Playing video and audio has been available in web applications without plugins for a few years now, but the basic features offered have really only been useful for playing single whole tracks. We can't, for example, combine/split arraybuffers. Streaming media has up until recently been the domain of Flash, with technologies like Flash Media Server serving video streams using the RTMP protocol.
With Media Source Extensions (MSE), this is changing. MSE allows us to replace the usual single track
src value fed to media elements with a reference to a
MediaSource object, which is a container for information like the ready state of the media for being played, and references to multiple
SourceBuffer objects that represent the different chunks of media that make up the entire stream. MSE gives us finer grained control over how much and how often content is fetched, and some control over memory usage details, such as when buffers are evicted. It lays the groundwork for adaptive bitrate streaming clients (such as those using DASH or HLS) to be built on its extensible API.
Creating assets that work with MSE in modern browsers is a laborious process, taking both significant time, computing power, and energy. The usage of external utilities to massage the content into a suitable format is required. While browser support for the various media containers with MSE is spotty, usage of the H.264 video codec, AAC audio codec, and MP4 container format is a common baseline. MSE also provides an API for runtime detection of container and codec support.
If you do not require explicit control of video quality over time, the rate at which content is fetched, or the rate at which memory is evicted, then the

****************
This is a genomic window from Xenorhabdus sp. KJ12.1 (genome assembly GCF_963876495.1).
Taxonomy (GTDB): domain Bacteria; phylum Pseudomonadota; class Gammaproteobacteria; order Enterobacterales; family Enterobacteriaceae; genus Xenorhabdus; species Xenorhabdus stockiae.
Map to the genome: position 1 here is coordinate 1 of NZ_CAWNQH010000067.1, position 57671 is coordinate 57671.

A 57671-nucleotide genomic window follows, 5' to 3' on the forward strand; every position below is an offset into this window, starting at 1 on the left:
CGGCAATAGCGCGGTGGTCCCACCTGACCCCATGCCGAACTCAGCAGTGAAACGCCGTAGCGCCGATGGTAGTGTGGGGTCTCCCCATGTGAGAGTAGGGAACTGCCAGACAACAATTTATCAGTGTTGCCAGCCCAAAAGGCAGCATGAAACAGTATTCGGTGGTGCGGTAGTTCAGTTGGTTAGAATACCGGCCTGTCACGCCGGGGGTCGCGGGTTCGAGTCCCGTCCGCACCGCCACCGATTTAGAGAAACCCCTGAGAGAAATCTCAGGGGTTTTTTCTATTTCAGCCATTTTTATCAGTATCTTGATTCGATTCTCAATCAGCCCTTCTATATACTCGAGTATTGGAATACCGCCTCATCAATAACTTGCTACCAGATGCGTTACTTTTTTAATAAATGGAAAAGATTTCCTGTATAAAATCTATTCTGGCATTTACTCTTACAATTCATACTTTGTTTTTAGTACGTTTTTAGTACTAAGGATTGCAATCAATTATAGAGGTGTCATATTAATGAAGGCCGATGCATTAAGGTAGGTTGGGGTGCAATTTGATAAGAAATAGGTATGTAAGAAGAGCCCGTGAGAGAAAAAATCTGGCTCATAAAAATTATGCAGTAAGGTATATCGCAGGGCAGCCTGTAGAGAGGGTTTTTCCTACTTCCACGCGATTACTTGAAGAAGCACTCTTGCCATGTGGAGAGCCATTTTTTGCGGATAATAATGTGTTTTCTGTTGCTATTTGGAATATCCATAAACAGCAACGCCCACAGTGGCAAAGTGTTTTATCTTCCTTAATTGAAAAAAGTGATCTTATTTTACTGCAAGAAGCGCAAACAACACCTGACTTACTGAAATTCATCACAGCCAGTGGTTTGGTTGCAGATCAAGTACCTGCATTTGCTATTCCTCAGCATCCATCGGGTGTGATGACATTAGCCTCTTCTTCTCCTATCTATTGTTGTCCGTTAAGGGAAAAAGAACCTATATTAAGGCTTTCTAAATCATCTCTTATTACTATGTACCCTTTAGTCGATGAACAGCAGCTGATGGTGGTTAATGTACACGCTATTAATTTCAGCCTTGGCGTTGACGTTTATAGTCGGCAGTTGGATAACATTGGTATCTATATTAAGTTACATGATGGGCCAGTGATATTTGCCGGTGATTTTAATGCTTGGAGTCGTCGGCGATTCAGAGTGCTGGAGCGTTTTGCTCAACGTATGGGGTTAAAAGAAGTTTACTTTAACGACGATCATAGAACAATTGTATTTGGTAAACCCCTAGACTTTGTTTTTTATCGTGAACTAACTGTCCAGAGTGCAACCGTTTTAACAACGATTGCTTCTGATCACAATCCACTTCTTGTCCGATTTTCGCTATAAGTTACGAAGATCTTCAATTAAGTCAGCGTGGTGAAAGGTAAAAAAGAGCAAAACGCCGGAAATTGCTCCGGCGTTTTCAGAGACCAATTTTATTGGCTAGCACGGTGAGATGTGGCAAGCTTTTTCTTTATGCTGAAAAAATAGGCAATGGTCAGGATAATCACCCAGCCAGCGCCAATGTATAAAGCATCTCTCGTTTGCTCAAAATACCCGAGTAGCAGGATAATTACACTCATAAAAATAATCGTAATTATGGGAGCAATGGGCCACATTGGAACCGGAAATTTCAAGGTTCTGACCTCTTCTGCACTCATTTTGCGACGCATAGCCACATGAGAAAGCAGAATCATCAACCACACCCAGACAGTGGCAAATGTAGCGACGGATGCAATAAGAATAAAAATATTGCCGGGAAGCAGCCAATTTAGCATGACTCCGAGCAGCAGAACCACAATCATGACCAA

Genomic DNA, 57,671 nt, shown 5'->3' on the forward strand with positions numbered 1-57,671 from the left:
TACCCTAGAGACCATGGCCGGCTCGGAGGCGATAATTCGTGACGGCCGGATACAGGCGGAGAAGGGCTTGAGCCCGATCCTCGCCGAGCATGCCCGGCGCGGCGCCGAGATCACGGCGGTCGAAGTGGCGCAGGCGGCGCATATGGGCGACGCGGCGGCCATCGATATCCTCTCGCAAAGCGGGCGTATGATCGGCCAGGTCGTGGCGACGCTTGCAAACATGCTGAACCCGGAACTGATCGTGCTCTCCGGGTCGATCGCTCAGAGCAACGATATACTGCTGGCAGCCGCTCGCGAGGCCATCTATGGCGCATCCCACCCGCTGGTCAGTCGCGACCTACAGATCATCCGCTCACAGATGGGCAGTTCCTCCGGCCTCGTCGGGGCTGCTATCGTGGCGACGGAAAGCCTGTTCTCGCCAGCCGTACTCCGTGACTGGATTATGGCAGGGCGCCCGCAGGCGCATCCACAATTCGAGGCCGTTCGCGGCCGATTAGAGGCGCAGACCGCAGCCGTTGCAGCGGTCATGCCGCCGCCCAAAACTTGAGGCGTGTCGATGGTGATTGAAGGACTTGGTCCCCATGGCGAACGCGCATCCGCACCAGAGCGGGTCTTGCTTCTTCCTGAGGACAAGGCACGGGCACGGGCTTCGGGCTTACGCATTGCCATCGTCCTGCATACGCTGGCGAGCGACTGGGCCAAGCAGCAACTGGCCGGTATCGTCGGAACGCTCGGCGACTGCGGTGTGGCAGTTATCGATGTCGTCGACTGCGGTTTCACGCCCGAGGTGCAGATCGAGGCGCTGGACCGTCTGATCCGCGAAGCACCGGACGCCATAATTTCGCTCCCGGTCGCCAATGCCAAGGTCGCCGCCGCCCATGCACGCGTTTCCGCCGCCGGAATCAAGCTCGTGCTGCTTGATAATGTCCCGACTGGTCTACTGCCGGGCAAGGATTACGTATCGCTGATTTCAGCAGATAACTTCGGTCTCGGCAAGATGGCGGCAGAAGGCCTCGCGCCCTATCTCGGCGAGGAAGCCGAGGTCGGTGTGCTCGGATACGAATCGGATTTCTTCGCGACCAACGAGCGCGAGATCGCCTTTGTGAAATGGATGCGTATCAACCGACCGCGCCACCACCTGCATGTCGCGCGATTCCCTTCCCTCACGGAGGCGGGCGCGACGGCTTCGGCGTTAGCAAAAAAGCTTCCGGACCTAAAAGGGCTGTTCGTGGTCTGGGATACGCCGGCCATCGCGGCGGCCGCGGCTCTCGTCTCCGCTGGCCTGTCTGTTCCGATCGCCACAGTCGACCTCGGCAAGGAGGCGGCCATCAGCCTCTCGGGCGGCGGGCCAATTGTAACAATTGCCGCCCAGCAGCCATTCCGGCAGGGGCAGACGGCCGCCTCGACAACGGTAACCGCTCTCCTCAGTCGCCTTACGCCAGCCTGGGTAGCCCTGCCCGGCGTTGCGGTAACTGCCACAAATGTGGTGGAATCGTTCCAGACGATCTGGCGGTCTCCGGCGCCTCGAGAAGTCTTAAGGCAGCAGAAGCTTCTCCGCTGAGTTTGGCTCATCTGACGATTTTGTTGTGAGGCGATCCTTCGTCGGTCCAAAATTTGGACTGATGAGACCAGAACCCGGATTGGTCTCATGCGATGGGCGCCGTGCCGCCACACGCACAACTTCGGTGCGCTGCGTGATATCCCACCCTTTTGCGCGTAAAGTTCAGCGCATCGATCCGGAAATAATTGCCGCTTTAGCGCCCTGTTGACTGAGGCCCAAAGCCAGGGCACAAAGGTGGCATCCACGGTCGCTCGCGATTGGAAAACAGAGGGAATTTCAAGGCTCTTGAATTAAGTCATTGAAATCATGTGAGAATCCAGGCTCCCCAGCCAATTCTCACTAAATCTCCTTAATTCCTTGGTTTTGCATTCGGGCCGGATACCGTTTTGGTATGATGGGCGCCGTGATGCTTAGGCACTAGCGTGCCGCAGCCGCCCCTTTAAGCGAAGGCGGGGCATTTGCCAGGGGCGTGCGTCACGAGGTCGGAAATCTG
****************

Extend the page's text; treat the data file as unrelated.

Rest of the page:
<source> tags may well be a simple and adequate solution.
Dynamic Adaptive Streaming over HTTP (DASH) is a protocol for specifying how adaptive content should be fetched. It is effectively a layer built on top of MSE for building adaptive bitrate streaming clients. While there are other protocols available (such as HTTP Live Streaming (HLS)), DASH has the most platform support.
DASH moves lots of logic out of the network protocol and into the client side application logic, using the simpler HTTP protocol to fetch files. Indeed, one can support DASH with a simple static file server, which is also great for CDNs. This is in direct contrast with previous streaming solutions that required expensive licenses for propriety non-standard client/server protocol implementations.
The two most common use cases for DASH involve watching content “on demand” or “live.” On demand allows a developer to take their time transcoding the assets into multiple resolutions of various quality.
Live profile content can introduce latency due to its transcoding and broadcasting, so DASH is not suitable for real time communication like WebRTC is. It can however support significantly more client connections than WebRTC.
<video>element, such as number of dropped or corrupted frames. Returned by the
SourceBufferwith kind, label, and language information for tracks that do not contain this information in the initialization segments of a media chunk.
MediaSourceobject that can then be specified as the
srcvalue of an HTML media element to play a media stream.
MediaSourceobject is played by an HTML media element, this property will return a
TimeRangesobject that contains the time ranges that the user is able to seek to.
VideoPlaybackQualityobject for the currently played video.
SourceBufferthat created the track in question.
|Media Source Extensions||Recommendation||Initial definition.|
|Basic support|| 31
|Android webview||Chrome for Android||Edge Mobile||Firefox for Android||Opera for Android||iOS Safari||Samsung Internet|
© 2005–2018 Mozilla Developer Network and individual contributors.
Licensed under the Creative Commons Attribution-ShareAlike License v2.5 or later.